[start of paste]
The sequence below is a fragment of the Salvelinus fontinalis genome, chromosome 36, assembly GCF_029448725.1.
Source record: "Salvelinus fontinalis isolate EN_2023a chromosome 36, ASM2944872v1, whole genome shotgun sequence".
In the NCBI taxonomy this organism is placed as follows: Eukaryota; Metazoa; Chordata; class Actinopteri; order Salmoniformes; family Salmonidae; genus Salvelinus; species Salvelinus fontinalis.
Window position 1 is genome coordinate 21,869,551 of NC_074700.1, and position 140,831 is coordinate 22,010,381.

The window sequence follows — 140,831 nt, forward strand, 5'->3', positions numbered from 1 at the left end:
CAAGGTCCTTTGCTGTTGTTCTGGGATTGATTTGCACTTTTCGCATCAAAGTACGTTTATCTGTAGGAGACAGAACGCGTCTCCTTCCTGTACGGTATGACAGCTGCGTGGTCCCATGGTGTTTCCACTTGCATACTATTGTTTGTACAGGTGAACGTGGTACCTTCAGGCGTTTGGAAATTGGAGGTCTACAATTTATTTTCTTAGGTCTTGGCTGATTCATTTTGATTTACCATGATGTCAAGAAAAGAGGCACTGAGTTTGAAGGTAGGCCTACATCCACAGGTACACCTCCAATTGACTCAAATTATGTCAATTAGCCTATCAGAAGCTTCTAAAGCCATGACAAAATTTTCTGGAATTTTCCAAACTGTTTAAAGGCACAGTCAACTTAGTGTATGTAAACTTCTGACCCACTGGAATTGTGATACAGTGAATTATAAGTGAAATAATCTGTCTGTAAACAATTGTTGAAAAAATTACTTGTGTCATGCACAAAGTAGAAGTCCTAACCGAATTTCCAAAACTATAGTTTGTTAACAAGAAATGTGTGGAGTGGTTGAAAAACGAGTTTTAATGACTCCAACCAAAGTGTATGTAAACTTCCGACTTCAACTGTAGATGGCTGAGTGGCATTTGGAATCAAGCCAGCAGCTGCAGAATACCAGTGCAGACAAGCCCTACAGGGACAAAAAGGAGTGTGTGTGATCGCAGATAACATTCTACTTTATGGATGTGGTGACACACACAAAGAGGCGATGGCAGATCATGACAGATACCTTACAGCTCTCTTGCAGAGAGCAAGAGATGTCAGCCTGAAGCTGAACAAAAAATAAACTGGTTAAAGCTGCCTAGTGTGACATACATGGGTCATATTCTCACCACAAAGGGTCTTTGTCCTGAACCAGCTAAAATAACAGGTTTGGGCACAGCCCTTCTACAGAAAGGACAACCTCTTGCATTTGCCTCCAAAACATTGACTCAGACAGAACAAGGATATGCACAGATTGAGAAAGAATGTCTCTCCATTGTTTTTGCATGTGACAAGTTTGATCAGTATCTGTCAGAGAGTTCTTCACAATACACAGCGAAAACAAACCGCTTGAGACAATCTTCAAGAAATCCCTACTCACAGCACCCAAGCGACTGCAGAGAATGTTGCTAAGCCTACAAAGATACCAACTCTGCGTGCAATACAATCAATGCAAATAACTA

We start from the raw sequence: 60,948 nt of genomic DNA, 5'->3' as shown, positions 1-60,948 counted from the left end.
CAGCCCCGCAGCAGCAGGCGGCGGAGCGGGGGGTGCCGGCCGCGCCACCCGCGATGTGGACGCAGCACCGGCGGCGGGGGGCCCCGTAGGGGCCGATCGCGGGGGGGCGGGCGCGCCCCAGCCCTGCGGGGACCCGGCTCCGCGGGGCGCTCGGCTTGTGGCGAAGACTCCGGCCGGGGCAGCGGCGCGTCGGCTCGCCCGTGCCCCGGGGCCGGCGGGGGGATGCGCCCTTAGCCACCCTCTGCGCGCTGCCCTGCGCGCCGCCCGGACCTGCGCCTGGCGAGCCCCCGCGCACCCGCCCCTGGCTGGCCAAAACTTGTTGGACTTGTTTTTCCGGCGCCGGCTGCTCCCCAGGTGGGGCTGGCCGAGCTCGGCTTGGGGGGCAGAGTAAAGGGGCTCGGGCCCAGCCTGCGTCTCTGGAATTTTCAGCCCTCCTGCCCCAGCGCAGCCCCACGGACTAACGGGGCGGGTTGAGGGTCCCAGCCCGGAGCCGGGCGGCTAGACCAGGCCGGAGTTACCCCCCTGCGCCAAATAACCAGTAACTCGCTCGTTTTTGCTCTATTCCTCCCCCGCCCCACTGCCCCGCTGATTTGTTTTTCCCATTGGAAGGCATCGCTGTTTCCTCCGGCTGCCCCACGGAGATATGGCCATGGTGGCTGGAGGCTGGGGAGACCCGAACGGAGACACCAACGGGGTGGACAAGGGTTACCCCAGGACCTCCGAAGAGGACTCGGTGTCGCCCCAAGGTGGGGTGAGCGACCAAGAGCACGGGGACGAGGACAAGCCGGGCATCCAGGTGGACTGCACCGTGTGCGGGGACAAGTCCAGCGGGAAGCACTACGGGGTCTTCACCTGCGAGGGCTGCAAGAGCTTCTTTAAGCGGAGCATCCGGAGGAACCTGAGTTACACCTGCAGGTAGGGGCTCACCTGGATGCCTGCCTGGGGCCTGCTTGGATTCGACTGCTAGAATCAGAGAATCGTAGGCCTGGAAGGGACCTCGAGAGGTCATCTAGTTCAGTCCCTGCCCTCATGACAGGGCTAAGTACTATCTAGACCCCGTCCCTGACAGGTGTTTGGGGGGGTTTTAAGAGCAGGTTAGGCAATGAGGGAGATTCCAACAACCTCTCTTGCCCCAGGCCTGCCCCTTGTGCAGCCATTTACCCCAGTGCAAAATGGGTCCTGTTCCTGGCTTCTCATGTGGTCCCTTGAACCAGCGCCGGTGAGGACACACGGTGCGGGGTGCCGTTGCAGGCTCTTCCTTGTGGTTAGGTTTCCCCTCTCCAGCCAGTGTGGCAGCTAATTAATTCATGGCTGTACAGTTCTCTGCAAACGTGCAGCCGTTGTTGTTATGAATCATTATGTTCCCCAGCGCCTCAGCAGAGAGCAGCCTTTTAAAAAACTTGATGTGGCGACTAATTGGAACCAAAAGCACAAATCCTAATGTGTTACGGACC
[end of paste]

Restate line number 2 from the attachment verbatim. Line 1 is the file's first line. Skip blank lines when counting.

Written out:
Source record: "Salvelinus fontinalis isolate EN_2023a chromosome 36, ASM2944872v1, whole genome shotgun sequence".